If it looks like a lichen…

By Nicole Webster

While out exploring the coastal forest we came across something that didn’t seem right. It was a fuzzy orange wall.

A fuzzy orange wall Credit:N. Webster

Seeing as it was growing on rocks, our first assumption was that it was a lichen.

Looking closer, it was softer and more 3D than I would expect for a lichen growing on a rock face. Perhaps it was a fungus instead.

The organism is fuzzy and sticks out from the rock in a way I wouldn’t expect for a lichen on a sheer face Credit: N. Webster

The difference between a lichen and a fungus is a fine one though, as a lichen is not a single organism; it is actually a symbiotic relationship between a fungus and an algae (or cyanobacterium). This is a flexible arrangement, with multiple species of fungi and algae being capable of living in symbiosis. Its a powerful arrangement too, the fungi are hardy and can protect the photosynthetic componant, receiving nutrients in return. Lichen are a fascinating and complex topic that I highly recommend you read up on for yourselves. Learning about lichens was one of those epiphany moments for me, that opened up a whole new realm of possibilities on  the complexities of life.

Needless to say I was intrigued. Up close, the ‘lichen’ has a foliose morphology. This is when the lichen is made of branched strands, and looks like hair or a shrub.

The fuzzy hair-like morphology up close Credit: N. Webster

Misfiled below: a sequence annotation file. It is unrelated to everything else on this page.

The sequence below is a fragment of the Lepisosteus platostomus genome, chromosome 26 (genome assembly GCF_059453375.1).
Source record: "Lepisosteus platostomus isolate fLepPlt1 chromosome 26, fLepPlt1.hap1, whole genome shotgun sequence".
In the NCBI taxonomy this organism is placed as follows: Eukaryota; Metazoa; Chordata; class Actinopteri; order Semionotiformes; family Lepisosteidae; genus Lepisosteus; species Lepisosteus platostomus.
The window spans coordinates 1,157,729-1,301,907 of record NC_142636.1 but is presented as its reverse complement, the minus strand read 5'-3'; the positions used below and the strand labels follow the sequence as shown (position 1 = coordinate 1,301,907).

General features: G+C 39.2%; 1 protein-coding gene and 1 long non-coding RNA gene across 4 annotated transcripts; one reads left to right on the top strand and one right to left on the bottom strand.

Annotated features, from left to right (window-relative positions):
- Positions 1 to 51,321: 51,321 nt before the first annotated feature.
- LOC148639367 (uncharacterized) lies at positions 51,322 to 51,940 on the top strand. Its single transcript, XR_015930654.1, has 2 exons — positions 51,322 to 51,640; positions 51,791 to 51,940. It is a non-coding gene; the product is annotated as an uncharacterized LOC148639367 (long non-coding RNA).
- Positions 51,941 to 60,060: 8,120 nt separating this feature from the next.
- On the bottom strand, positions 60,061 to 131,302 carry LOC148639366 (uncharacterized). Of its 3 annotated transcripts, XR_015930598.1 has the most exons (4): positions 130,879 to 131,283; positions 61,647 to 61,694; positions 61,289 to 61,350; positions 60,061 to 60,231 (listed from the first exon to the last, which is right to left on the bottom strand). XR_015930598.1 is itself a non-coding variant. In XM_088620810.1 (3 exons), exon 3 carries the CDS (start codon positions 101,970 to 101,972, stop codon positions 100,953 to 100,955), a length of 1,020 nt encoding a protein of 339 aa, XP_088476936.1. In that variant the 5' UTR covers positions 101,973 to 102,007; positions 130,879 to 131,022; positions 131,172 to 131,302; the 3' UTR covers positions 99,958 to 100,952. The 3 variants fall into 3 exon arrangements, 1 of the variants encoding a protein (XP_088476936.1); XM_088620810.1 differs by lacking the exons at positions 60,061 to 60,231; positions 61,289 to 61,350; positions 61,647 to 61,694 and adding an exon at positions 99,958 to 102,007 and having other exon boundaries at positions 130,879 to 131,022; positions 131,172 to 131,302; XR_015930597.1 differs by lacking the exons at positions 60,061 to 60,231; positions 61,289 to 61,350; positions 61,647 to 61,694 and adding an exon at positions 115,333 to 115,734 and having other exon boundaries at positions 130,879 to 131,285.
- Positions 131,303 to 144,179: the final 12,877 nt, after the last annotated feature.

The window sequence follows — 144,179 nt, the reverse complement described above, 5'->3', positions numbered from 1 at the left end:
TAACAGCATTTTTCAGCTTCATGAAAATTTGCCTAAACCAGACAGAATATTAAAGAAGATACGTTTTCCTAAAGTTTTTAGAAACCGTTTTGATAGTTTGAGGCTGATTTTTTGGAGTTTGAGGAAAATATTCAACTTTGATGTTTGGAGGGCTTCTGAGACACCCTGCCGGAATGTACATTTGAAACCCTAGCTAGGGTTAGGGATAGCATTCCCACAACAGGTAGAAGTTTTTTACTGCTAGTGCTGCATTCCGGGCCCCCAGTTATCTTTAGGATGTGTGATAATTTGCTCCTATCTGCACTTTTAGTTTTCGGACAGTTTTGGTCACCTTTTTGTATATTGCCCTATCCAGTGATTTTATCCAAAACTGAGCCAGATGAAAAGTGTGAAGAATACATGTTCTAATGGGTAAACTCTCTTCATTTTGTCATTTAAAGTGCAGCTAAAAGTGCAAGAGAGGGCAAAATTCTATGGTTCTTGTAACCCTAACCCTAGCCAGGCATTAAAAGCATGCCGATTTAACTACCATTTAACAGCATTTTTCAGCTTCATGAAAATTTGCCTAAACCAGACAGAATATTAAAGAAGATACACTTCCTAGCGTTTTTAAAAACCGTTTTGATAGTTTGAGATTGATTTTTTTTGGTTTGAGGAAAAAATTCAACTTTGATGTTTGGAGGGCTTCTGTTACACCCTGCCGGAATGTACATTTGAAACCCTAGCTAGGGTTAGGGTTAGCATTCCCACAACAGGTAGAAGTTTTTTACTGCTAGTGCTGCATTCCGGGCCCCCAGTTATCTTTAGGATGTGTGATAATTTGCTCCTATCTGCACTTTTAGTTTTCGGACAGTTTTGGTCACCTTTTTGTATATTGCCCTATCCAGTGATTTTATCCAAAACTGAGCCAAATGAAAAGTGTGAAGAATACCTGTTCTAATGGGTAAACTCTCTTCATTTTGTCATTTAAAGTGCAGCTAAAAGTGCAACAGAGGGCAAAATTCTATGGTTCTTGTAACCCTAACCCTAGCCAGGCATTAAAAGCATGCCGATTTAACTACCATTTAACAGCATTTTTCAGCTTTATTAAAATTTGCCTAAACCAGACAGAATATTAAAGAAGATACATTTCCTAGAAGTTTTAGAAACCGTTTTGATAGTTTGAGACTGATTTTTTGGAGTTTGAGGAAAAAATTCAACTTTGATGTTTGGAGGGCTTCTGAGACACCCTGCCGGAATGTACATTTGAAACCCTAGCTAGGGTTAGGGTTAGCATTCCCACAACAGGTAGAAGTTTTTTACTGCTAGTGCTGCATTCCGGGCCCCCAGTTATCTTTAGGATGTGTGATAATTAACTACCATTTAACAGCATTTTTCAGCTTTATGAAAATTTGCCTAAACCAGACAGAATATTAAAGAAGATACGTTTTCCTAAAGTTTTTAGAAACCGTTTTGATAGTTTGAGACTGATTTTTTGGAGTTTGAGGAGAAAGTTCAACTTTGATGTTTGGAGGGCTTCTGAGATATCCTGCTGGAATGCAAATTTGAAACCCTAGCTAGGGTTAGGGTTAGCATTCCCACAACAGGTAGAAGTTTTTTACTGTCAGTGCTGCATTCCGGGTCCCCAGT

I decided to bring some back to take a look at under the microscope. Hyphae – the strands of connected cells in a fungus look like clear tubes. Lichens are more complex under the microscope because you have to add the algae/cyanobacteria component, and usually have little green dots, or filaments inside the fungus. This looked like neither. It had the hyphae like strand structure but with orange droplets filling it up. No green, no complex structure.

The unusual structure, 100x. Credit:N. Webster

As with many more complex topics, googling fuzzy orange lichen/fungus got me no where (as it did for my fuzzy pink barnacle fungus – what is with the fuzzy theme?). This time I decided I knew enough to get a fungus/lichen key from the library and sort it out. I picked The lichens of British Columbia: Illustrated Keys. Part 2 – Fruticose species. It turns out this guide is also online (see link)! I went to the key to lichen growth forms and followed along: 1b- never entirely crustose, 2b – cylindrical stalks – hairlike, 3a (here is where it get interesting) “Note: Orange specimens key here regardless of size”. hunh: On to Key A Fruticose Macrolichens.

1a-“Thallus dark over entire surface: blackish, dark greyish, or dark brownish” Nope.

1b;-“Thallus pale, or at least not dark throughout… primary photobiont strictly medium green…”

Now what? There’s no green. In a key, do your best, an almost beats a no, and “not dark throughout” was better than “dark over entire surface”.

19a “Thallus … bright medium orange” YES

20a “Sparsely branched… threadlike… very humid sites” like near the ocean? Yes

→”Trentepohlia [an algae, not handled]”

Mystery solved! Not a lichen after all, and not a fungus, but the other half, an alga! It grows in moist terrestrial environments, and is orange because of all the carotenoid pigments, which blocks out the visibility of any green chlorophyll. For information more indepth than wikipedia, here’s a great link

Afterwards I found this site which would have solved my problem right away – it shows Trentepohlia as something commonly mistaken for a lichen.

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